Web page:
If we have a question, we can go to the experts and ask them, or 'ask' the book they wrote. We can get the answer and move on. If we don’t trust the experts, then we can look up their credentials and accept those, then move on.

The system is designed to have stopping points. If we trust the expert, and he/she gives the answer, we can close the issue, we don’t need to repeat the experiment or ask another one.

Knowledge on the paper

Paper is a perfect stopping point.

The book, as the previously dominant medium of knowledge, is a hugely disconnected medium. It might contain references out to the world, but most of the time it is self-contained, you cannot click a link and explore it further. While the footnotes give us the feeling of connected knowledge, we don’t follow them. Going to a library to check the other book takes time, they might not have it - investigation gets very expensive, so we just don’t do it.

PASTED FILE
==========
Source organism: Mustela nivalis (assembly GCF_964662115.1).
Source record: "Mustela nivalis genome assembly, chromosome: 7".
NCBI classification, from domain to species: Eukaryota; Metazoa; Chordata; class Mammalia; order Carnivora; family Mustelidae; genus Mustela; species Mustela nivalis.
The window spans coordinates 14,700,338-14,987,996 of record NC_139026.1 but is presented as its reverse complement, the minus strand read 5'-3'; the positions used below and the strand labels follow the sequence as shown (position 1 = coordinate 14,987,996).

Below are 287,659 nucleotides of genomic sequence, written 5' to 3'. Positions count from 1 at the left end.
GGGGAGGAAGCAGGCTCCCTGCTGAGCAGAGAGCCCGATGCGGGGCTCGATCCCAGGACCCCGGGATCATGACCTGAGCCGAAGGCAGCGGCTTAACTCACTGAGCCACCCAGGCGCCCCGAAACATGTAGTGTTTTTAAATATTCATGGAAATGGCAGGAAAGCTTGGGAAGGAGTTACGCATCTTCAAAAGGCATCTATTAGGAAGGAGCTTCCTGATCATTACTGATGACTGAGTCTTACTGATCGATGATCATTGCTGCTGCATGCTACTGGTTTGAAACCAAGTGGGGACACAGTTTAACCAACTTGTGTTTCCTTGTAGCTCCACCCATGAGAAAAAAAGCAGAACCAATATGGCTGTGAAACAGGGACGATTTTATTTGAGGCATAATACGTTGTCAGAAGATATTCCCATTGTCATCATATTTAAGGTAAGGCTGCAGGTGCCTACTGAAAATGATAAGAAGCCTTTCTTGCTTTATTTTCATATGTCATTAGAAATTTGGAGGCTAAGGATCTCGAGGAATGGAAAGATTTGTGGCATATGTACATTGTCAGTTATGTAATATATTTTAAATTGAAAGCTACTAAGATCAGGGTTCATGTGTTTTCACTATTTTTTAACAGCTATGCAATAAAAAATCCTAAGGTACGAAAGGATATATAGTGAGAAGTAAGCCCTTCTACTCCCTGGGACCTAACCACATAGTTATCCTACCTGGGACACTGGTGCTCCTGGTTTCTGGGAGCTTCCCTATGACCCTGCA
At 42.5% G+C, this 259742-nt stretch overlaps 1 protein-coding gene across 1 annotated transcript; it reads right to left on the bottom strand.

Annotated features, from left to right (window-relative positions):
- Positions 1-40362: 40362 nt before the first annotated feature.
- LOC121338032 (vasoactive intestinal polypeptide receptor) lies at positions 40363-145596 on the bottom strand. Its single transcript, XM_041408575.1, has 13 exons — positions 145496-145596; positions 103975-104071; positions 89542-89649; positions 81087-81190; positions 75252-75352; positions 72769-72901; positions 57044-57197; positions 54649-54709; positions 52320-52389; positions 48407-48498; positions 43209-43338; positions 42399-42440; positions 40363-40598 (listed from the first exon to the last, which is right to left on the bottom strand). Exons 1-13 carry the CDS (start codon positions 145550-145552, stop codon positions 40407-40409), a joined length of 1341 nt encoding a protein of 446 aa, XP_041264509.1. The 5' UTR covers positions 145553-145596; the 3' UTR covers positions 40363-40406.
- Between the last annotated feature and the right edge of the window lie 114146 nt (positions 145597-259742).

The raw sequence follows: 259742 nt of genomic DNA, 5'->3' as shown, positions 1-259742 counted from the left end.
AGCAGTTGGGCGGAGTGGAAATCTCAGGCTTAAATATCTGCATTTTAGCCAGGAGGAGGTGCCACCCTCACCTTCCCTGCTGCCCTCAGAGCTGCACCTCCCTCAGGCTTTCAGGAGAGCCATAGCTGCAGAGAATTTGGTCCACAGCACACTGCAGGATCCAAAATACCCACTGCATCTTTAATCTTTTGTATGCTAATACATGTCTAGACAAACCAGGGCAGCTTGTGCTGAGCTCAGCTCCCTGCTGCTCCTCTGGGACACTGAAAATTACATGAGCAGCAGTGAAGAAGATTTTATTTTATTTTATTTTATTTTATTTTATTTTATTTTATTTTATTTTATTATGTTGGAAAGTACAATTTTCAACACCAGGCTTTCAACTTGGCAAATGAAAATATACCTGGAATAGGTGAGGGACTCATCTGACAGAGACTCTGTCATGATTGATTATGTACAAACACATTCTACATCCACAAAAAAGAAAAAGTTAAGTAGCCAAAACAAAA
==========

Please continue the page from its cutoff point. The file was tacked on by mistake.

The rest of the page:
Paper-based medium is very restricted. It has a certain space, reading continuity, and the prints can produce only a limited amount. The author and the publisher controls the reading experience, and its availability over time and regions. We are used to think about the nature of knowledge in a certain way, which is mostly derived from the restrictions of the paper medium.

Knowledge on the Net

The Net is a fundamental change, as it is a hugely connected medium. The old paper tells us where to stop, while links on the Net tell us where to continue and provide us with all the means.

Too much information?

Yet, the problem of knowledge remains: it is just too much of it out there. David Weinberger lists a few examples explaining that the "information overload" is not specific in our modern age: in a historical perspective it was always there, and we have always dealt with it - we have built filters. Our sanity itself required us to create these filters.